Quiet heroes of coffee science gather in China to share latest research

Researchers share the latest on genetic diversity, climate change and more.

At the biannual International Conference on Coffee Science (ASIC), held this year in China's Yunnan province, the world's top coffee researchers gathered to share their recent findings on everything from genetics to agroforestry to espresso chemistry. World Coffee Research-affiliated researchers contributed three presentations, including a keynote on coffee and climate change from Christian Bunn. The other presentations were on coffee's genetic diversity and the relationship between coffee leaf rust and quality (abstracts below).

Bunn coffee climate original

Christian Bunn delivered a keynote on coffee and climate change

ASIC brings together researchers from all disciplines that work on coffee for four days of lecture and discussion. World Coffee Research extends its congratulations to all of the presenters, as well as to our chief coffee breeder, Benoit Bertrand, who organized the scientific sessions.

This year's conference was held in China, where coffee production is growing rapidly. The land planted in coffee has grown from 10,000 hectares just 15 years ago to nearly 200,000 hectares today, with more investments planned, especially in Yunnan province, known for its tea.

WCR-Affiliated Presentation Abstracts

An extensive study of the genetic diversity of Arabica coffee reveals two subpopulations in Ethiopia and a cultivated subpopulation in Yemen

Patricia K.1, Murray S. 1, Solano W. 2, Montagnon C.3, Schilling T.3, Bertrand B3.

1Texas A&M University (TAMU), 2CATIE, Turrialba, Costa Rica, 3World Coffee Research, info@worldcoffeeresearch.org


Arabica coffee production in America or Asia is based to a large extent on cultivars developed long ago by line selection on a very narrow genetic base. The ‘wild’ accessions surveyed in Ethiopia in the middle 20th century have not really been exploited in breeding programs. Analysis of molecular genetic diversity is useful to better understand origins and relatedness of cultivars as well as to identify novel accessions of use in breeding. To date, there has not been a genome-wide study of Arabica genetic diversity. Here we report a genotyping by sequencing (GBS) approach for polymorphism detection on Arabica accessions to determine their relatedness and structure. We have developed a general description of Arabica species structure and its relation to geographic and historical data. We address two basic questions: can we corroborate the historical data by genetic diversity identified within the species and can we find traces of domestication and gene flow between the different genetic groups.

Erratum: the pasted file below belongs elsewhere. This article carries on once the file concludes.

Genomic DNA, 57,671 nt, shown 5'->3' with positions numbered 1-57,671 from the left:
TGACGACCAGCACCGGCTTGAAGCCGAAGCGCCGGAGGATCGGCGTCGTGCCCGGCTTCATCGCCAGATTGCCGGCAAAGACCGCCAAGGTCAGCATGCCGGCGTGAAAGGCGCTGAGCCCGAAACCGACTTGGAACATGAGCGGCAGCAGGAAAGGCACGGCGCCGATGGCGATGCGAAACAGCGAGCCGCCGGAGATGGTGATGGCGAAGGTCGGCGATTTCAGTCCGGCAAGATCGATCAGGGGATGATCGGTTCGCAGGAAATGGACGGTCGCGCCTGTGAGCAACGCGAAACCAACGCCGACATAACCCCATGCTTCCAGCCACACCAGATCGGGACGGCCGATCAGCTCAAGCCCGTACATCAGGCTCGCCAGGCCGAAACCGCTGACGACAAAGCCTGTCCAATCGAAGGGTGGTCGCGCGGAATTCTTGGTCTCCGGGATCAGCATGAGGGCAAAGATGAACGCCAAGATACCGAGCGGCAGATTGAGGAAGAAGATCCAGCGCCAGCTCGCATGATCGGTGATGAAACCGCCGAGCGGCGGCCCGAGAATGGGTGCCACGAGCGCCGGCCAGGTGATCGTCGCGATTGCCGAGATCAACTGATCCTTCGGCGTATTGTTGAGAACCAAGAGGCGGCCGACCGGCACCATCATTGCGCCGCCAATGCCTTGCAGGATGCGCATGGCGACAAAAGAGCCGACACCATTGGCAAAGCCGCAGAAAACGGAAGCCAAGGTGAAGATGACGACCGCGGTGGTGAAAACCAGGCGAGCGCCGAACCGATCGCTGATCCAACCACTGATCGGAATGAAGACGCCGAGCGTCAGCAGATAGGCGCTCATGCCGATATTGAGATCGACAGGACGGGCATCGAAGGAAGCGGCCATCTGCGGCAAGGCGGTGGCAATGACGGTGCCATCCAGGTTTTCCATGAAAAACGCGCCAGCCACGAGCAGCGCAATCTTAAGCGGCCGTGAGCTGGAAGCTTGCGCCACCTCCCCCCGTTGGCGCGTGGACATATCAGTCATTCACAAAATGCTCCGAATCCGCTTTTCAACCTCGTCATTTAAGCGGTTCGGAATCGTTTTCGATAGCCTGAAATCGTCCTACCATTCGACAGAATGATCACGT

A collection of 699 C. arabica accessions collected in Ethiopia by FAO and ORSTOM surveys and 95 C. arabica accessions collected in Yemen, were analyzed using a genotyping by sequencing (GBS) approach for polymorphism detection to determine the relatedness and structure of these accessions. The full Arabica marker set contained 23,519 bi-allelic markers using a cutoff that at least two individuals of the 794 share the minor allele (i.e. no singletons, which could be due to genotyping error). The final marker set contained 1035 bi-allelic markers using a minor allele frequency cutoff of 97.5%. All summary statistics of genetic diversity were conducted within PowerMarker v2.35 or ADZE v1.0.